Smokey Haze Sparks Health Concerns
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Smoke and fog from a 2,500-acre wildfire blanketed areas of Miami-Dade and Broward, creating potentially hazardous conditions for people with existing pulmonary vulnerabilities, as well as young children and older adults. The National Weather Service issued a dense smoke advisory for Miami-Dade and Broward counties until 10 a.m. Monday.
Smoke from wildfires, even several miles downwind, can hurt your eyes, irritate your respiratory system, and worsen chronic heart and lung diseases. The smoke is a mixture of gases and fine particles from burning trees and other plant materials.
“The amount of smoke we have can cause serious problems for people with respiratory issues such as asthma, chronic obstructive pulmonary disease (COPD) and allergies,” said Javier Perez-Fernandez, M.D., a pulmonologist affiliated with Baptist Health South Florida. “People should stay indoors with the air-conditioning turned on. Most air-conditioners have filters that protect us from most contaminants.”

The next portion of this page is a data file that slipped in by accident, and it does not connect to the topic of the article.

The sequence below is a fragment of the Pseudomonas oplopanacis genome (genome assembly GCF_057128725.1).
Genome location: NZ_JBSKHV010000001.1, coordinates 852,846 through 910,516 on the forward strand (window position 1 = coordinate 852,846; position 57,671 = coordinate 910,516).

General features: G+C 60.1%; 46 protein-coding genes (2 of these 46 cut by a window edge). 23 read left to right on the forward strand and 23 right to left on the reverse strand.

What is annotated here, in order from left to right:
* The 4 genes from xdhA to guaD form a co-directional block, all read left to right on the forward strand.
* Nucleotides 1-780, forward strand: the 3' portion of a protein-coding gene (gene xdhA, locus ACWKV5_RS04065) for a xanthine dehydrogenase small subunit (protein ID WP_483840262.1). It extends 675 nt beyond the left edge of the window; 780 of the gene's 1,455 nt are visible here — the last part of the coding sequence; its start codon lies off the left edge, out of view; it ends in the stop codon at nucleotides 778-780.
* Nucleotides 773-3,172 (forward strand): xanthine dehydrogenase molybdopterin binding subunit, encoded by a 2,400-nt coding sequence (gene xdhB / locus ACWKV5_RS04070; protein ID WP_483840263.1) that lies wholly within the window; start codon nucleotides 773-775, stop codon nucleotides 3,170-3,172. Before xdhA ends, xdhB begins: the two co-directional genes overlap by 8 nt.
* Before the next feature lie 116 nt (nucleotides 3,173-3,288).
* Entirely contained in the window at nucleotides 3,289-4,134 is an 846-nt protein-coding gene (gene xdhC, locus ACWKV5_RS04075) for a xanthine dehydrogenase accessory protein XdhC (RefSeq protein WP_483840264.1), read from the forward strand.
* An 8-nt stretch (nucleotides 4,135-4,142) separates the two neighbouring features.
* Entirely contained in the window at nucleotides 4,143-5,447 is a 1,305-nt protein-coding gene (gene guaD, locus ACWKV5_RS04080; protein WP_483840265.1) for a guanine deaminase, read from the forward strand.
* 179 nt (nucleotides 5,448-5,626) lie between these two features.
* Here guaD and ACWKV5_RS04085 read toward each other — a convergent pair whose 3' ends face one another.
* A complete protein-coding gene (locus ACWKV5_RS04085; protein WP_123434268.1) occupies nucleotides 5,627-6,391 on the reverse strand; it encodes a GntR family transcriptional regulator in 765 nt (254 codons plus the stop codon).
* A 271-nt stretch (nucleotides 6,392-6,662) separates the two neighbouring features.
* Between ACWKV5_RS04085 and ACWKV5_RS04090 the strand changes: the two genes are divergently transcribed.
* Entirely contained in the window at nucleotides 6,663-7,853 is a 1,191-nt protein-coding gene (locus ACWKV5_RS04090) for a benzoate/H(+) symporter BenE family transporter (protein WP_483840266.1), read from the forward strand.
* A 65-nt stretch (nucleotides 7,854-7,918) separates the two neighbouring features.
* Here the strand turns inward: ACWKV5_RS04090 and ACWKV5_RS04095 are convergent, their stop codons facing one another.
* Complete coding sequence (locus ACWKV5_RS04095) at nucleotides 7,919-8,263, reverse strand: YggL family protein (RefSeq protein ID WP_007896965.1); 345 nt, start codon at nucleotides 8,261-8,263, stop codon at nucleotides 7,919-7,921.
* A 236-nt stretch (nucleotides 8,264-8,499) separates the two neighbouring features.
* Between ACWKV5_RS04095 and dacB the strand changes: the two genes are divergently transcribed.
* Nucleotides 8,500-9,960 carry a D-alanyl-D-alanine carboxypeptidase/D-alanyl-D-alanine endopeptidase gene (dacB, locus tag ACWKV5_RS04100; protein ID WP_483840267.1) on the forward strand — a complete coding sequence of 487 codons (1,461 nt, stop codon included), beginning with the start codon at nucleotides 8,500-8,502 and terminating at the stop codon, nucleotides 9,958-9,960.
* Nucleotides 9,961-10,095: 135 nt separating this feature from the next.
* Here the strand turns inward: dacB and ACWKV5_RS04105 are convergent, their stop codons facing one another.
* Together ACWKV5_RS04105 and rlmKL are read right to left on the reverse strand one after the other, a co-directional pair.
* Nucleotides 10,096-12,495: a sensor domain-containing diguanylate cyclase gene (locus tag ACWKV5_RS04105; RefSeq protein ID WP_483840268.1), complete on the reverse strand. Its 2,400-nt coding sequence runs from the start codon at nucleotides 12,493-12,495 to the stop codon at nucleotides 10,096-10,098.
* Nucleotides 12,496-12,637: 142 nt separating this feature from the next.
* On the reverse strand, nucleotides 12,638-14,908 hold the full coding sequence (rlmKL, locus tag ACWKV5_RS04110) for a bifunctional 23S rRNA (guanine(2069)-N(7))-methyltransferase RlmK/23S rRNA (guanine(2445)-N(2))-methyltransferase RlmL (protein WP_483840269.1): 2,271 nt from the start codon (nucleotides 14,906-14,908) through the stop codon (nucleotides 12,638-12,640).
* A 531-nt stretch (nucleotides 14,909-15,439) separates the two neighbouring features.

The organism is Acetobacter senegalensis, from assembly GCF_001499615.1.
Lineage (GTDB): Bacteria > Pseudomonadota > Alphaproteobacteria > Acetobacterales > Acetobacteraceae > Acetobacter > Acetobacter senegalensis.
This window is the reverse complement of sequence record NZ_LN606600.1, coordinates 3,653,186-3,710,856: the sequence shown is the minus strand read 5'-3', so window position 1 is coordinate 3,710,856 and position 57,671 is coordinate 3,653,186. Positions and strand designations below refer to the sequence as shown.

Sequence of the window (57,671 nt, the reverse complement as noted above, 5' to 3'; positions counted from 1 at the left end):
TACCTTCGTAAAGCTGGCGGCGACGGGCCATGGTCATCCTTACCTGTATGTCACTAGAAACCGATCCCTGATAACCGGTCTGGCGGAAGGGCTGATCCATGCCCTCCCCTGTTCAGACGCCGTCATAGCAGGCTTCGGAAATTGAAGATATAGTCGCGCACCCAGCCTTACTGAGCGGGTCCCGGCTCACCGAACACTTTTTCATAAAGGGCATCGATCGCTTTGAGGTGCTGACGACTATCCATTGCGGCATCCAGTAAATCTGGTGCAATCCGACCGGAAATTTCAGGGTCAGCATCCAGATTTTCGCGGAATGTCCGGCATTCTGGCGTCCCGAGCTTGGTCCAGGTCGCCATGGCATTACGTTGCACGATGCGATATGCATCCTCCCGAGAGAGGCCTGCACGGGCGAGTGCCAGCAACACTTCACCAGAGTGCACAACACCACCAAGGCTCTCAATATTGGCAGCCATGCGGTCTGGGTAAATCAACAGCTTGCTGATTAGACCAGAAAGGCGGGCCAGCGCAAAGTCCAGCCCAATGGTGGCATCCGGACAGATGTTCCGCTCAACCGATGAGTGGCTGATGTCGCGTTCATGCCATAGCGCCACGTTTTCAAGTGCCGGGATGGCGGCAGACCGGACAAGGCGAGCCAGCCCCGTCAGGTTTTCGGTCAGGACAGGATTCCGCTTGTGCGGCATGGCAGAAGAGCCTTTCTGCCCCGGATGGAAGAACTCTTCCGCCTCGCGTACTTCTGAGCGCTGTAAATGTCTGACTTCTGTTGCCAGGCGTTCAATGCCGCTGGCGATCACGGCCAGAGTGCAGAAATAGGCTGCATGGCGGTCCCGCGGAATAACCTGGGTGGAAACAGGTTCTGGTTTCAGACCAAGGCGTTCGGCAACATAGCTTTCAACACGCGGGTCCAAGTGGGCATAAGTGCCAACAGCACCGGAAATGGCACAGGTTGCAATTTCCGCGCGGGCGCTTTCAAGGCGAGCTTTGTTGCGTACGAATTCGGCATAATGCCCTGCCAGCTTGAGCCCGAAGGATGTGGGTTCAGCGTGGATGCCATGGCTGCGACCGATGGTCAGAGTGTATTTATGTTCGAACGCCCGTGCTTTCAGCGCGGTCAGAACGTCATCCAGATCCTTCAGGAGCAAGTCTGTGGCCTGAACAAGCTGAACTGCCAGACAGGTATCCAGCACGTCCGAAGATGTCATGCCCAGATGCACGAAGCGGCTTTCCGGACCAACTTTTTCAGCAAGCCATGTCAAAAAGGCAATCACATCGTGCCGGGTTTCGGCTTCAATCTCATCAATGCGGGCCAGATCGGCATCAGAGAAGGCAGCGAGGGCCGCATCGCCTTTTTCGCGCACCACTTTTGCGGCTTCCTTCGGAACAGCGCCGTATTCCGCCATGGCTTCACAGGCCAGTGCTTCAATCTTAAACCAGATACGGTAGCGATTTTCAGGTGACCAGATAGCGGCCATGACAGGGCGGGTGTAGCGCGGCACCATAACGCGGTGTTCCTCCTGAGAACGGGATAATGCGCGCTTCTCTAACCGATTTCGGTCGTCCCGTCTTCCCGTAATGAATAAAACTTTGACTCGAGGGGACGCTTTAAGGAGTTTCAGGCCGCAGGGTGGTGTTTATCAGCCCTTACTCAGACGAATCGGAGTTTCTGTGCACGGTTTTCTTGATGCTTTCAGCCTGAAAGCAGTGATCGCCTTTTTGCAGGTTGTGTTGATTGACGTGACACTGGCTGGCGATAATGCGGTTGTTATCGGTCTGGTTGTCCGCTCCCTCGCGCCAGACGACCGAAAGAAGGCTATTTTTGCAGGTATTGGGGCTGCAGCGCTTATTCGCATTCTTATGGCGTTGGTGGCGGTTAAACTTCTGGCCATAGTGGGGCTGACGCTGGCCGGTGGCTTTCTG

Dr. Perez-Fernandez emphasizes that surgical-type masks or any covering for the face in these conditions do not help and could actually make breathing more difficult.
“A surgical or more sophisticated type of mask gives you a false sense of security and could make people suffer even worse consequences,” he said. “The best thing is to stay indoors until conditions improve.”
If you are among those who are most vulnerable to smoke, the U.S. Centers for Disease Control and Prevention (CDC) also recommends that you stay inside in a location that is air-conditioned with little to no smoke intrusion. Keep windows and doors closed.
Here are those most susceptible to ill-effects from wildfire smoke, the CDC says:
(Photo by Sammy Mack/WLRN-Miami Herald News: Downtown Miami)
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